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HomeEconomyAccumulated inflation since the Real Plan reaches 653%

Accumulated inflation since the Real Plan reaches 653%


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​Since the launch of the Real Plan, in July 1994, accumulated inflation in the country has reached the mark of 653%, according to a survey by economist Bruno Imaizumi, from LCA Consultores, which considers the variation of the IPCA (National ).

With the erosion of purchasing power provoked by inflation over these 28 years, the R$100 bill today buys the same amount that it would have been possible to buy with R$13.91 in 1994, discounting inflation.

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Also according to the economist, when doing the reverse calculation, the same R$ 100, in July 2022, would correspond to about R$ 748, in July 1994.

In the same range, the minimum wage went from R$64.79 to the current R$1,212, an increase of approximately 1,770%.

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“As much as we have observed an increase in prices over the last 28 years, in general terms, the minimum wage has also grown in this period. The problem is that in the last two, three years, Brazilians have been losing purchasing power on both sides. , with a recomposition of income that is insufficient to compensate for the rise in the prices of basic items, such as food and energy”, says the LCA economist.

Imaizumi adds that the current situation has led to situations of purchase of worse quality products, mainly by the population with lower purchasing power.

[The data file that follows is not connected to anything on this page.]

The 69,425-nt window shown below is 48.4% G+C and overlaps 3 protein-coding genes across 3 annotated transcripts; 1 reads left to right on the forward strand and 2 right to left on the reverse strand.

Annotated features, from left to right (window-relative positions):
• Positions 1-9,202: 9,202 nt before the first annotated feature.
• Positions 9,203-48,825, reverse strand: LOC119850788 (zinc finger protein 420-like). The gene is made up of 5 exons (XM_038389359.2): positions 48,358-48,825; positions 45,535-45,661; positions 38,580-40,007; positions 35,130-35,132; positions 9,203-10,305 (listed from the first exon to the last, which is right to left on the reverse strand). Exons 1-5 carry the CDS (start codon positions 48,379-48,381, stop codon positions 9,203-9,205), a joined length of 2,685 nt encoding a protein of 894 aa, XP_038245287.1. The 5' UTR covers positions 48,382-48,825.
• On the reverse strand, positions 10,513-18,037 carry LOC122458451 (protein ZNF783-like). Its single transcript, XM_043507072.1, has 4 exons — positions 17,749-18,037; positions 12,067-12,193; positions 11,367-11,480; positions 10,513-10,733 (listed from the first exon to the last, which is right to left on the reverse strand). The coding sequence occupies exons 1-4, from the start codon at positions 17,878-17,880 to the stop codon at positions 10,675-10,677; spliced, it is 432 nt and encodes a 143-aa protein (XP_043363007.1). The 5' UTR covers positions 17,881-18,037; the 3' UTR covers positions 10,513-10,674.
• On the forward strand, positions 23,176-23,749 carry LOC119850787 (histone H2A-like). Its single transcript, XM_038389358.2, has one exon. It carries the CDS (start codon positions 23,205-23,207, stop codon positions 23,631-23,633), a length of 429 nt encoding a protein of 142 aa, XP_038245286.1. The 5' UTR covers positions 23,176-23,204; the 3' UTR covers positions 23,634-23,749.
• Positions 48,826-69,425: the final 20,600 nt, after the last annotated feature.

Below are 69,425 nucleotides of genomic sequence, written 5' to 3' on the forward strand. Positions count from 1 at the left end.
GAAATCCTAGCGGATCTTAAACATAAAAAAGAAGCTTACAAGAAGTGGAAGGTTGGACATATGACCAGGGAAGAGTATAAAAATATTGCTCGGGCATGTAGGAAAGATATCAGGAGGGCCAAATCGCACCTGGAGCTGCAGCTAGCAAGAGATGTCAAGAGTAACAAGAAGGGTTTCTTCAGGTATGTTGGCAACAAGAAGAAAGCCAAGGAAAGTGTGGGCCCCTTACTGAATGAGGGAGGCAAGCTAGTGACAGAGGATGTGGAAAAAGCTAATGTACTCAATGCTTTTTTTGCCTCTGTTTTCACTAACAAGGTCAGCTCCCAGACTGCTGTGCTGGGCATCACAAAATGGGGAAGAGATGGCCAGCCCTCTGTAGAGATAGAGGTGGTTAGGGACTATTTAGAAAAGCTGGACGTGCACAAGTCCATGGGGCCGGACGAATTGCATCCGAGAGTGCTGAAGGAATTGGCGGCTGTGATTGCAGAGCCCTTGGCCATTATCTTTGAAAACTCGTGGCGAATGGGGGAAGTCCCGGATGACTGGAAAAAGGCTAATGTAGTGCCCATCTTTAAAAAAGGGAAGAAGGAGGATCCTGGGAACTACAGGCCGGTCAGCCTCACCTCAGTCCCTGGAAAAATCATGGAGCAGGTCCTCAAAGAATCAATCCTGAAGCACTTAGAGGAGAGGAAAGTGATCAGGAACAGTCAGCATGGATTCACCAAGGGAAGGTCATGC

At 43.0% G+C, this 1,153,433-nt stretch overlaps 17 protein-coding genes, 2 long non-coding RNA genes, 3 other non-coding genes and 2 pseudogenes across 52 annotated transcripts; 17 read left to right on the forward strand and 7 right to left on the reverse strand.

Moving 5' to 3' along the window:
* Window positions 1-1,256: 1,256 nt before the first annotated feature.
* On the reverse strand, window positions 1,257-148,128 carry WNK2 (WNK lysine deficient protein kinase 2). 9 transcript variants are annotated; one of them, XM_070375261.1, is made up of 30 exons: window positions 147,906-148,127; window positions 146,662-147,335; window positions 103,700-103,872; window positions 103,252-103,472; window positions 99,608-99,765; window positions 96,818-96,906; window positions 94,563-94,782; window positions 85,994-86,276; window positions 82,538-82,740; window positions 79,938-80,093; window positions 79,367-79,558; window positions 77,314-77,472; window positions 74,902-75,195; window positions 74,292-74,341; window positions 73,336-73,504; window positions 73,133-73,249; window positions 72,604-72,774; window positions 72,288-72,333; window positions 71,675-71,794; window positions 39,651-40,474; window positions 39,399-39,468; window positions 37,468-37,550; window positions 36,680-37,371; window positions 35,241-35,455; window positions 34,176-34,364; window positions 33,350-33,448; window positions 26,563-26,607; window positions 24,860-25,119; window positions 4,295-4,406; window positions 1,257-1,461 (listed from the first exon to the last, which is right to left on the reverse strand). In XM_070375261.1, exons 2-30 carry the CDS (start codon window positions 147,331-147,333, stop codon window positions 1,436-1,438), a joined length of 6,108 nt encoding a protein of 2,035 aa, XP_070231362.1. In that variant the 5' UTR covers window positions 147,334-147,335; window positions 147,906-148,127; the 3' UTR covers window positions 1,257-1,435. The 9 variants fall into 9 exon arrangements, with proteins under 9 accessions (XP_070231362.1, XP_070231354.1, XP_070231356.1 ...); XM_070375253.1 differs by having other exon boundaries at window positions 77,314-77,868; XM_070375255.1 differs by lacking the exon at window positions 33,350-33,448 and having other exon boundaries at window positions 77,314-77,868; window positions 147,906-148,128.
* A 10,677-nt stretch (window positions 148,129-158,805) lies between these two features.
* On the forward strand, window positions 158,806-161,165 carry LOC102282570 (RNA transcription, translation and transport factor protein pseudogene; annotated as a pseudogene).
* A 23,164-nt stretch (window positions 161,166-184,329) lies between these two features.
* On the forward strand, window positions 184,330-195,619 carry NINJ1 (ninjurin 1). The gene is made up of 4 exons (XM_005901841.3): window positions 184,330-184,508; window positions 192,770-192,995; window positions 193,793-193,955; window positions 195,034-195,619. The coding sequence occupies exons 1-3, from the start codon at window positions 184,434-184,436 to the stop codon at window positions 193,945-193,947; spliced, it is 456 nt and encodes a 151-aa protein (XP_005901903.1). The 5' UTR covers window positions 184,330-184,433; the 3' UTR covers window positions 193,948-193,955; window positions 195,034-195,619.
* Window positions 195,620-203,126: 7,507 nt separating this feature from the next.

Bad debt at record levels

He also recalls that, in a scenario of interest and inflation running at high levels in the country, and with an economic activity with difficulties to start, people with overdue bills have reached record levels.

Data from the Serasa Experian Consumer Default Indicator show that Brazil broke the record with 66.6 million defaulters in May, the highest number since the beginning of the historical series, in 2016.

Also according to Serasa data, compared to May 2021, there was an increase of 4 million negative names.

Among the main factors that have contributed the most to the picture is the persistent inflationary pressure. Driven by higher prices for food away from home and health insurance, the country’s official inflation index rose 0.67% in June.

To combat the rise in prices, the BC (Central Bank) has promoted since the beginning of last year a series of increases in the basic interest rate, the Selic, which went from the historic low of 2% per year to the current 13.25 %.

The increase in the cost of money, in turn, puts additional pressure on household income, which still has to live with an unemployment rate close to double digits.

Economists point out that, despite the measures that have been adopted by the government in an attempt to reduce inflationary pressure, with cuts in fuel and energy prices, their effectiveness is only in the short term, and with the risk of leaving a perverse legacy to from 2023.

“With the electoral measures that we have seen, for each additional growth that is played for this year, it is being taken away from next year. And, for every percentage of inflation that is taken away this year, it is thrown into next year” , said the chief economist at the consultancy MB Associados, Sérgio Vale.

According to Serasa Experian economist, Luiz Rabi, despite the expected increase in default, it is possible to improve the situation. “Consumers need to continue organizing themselves financially and using available tools, such as the withdrawal of the FGTS (Fundo de Garantia do Tempo de Serviço), to try to get the name out of the red.”

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